March 4, 2024

■  Jane B. Cadalig 

The city government will focus on making Baguio a resilient city in the next three years, pursuant to its commitment to the United Nations’ Making Resilient Cities (MCR) 2030 campaign.

Mayor Benjamin Magalong said after he attended the U.N.-sponsored Disaster Risk Reduction and Resiliency Convention in South Korea, he realized Baguio has a lot of catching up to do in terms of addressing climate and disaster risks.

“All the while I thought Baguio City is a resilient city considering the fact that in the country, we were the first to open our economy at the tail end of the Covid-19. We were also able to immediately recover from the fire that hit the public market, and during Typhoon Egay we were able to recover fast with stakeholders helping us recover,” Magalong said during the flag-raising rites at City Hall.

“When I attended the convention in Incheon, South Korea, and looking at the latest parameters on resiliency, especially with regard to our commitment on MCR 2030, lumalabas na marami pa pala tayong kakulangan. Marami pa pala ta-yong dapat gawin.

The mayor said the city committed to be an MCR-compliant city by 2026 through its application to the campaign as early as 2021.

“This will be our direction now. We have concentrated and focused so much on sustainability, on innovation, only to find out that we are wanting in resiliency,” he said.

He added the city government received a grant from Arise, a network of private sector entities committed to helping to implement the Sendai Framework, one of the major agreements of U.N. member-states that focuses on the adoption of measures that address disaster risks such as exposure to hazards, vulnerability and capacity, and hazard’s characteristics so that new risks will be avoided, existing risks will be reduced, and resilience will be enhanced.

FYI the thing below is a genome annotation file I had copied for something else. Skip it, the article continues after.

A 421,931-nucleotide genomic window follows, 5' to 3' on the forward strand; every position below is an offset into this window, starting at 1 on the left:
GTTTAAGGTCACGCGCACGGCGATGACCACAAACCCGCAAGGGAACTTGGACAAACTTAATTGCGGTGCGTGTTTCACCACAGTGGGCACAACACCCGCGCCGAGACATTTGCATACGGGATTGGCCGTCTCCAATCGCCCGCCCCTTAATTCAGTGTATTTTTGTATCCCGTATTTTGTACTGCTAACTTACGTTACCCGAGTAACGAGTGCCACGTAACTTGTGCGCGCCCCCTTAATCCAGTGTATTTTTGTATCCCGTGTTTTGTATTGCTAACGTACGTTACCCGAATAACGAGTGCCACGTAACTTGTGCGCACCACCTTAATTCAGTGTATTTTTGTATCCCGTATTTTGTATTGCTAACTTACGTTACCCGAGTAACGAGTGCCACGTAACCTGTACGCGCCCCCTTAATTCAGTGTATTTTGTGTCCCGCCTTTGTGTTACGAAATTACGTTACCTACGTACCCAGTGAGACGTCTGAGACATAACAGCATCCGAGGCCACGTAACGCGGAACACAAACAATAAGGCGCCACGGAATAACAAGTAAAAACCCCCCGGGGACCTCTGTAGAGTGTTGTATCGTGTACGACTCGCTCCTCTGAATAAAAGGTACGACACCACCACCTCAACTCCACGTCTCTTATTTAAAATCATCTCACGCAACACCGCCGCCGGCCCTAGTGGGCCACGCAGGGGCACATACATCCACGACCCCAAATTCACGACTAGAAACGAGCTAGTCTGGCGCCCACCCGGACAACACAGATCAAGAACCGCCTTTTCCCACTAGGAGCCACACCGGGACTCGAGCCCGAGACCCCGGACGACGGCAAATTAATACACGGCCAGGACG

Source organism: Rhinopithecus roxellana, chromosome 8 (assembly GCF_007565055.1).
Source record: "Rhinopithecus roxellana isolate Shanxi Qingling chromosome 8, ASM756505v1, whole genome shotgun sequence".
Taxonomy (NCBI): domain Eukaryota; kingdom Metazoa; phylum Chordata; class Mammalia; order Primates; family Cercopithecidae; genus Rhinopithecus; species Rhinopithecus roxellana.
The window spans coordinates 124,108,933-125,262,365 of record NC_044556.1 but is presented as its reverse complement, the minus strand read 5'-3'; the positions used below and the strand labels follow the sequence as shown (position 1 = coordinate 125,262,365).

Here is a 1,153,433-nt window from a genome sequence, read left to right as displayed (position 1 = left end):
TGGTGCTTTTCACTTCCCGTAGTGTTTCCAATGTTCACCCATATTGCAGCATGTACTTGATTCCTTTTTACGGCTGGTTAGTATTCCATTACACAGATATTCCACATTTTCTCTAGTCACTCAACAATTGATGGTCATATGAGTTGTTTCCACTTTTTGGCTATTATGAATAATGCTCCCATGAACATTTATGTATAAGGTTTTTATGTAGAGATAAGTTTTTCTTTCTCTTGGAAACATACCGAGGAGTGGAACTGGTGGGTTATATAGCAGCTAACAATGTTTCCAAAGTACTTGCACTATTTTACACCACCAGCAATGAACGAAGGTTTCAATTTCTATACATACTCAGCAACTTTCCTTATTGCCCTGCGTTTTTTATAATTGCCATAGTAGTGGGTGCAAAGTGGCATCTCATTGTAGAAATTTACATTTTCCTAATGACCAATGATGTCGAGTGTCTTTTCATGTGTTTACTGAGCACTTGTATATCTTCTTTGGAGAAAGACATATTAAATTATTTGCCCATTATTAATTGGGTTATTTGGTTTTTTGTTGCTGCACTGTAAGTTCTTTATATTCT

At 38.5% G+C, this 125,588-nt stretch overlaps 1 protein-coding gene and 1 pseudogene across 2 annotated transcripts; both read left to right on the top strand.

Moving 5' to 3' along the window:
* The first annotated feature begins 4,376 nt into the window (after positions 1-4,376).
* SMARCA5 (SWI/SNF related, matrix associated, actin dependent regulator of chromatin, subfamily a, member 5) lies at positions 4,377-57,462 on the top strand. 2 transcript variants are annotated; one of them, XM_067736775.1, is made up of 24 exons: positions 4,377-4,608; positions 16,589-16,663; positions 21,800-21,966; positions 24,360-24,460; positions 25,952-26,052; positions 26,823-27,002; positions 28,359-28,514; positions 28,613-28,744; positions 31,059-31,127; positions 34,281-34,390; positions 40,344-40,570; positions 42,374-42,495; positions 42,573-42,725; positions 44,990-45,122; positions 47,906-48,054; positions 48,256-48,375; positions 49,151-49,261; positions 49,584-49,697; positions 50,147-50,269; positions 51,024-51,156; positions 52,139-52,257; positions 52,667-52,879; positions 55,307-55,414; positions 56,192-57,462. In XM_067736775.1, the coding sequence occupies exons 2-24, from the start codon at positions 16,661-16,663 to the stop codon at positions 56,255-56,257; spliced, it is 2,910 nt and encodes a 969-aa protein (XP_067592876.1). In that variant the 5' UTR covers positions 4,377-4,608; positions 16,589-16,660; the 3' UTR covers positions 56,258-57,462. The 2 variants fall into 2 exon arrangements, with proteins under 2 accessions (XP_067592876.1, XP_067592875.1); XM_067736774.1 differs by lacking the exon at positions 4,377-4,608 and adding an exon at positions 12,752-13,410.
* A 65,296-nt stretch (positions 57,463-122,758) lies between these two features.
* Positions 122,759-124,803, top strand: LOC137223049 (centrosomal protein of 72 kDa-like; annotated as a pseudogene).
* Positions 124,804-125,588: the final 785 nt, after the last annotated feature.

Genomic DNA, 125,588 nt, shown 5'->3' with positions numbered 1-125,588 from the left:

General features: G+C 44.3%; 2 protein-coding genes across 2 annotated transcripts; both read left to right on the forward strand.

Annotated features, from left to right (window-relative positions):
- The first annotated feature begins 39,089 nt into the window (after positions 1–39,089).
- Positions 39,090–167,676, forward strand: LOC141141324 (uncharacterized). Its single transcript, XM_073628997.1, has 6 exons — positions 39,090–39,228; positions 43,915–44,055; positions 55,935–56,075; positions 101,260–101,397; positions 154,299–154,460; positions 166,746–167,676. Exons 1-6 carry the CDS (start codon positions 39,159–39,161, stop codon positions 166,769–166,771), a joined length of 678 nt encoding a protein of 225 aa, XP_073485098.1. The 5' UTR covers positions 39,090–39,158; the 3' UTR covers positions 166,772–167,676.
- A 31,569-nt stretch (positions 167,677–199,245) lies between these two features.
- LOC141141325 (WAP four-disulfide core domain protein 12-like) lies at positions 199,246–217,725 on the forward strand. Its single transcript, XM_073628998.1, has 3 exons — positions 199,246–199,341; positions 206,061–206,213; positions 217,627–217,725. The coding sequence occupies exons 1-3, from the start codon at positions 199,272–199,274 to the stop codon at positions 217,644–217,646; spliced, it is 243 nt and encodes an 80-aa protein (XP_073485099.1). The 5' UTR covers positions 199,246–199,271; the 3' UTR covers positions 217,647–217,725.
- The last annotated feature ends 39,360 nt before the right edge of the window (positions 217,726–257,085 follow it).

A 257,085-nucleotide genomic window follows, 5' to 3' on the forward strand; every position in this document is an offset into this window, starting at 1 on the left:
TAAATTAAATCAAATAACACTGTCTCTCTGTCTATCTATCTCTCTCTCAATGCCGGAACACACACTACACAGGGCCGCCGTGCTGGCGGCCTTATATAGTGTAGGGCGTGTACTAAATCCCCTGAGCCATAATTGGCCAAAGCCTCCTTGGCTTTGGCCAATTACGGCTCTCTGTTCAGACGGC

Magalong said the multi-million peso grant from Arise will be used for capacity and capability building to help the city government establish Baguio’s status as a resilient city.

In the Philippines, only Makati City was granted a status of a resilient hub.

“Hopefully we will be the next city that will be considered an-MCR 2030 compliant and a resilient hub,” he said.

The UN Office for Disaster Risk Reduction defines resilient hubs as local governments or authorities which have political and technical commitment to address climate and disaster risks. The UNDRR said cities aiming to be a resilience hub must have reached a high level of resilience-building commitments, showed sustained mechanisms for resilience investments, and have an expertise and interest in sharing their best practices to other cities in the MCR2030 network. – Jane B. Cadalig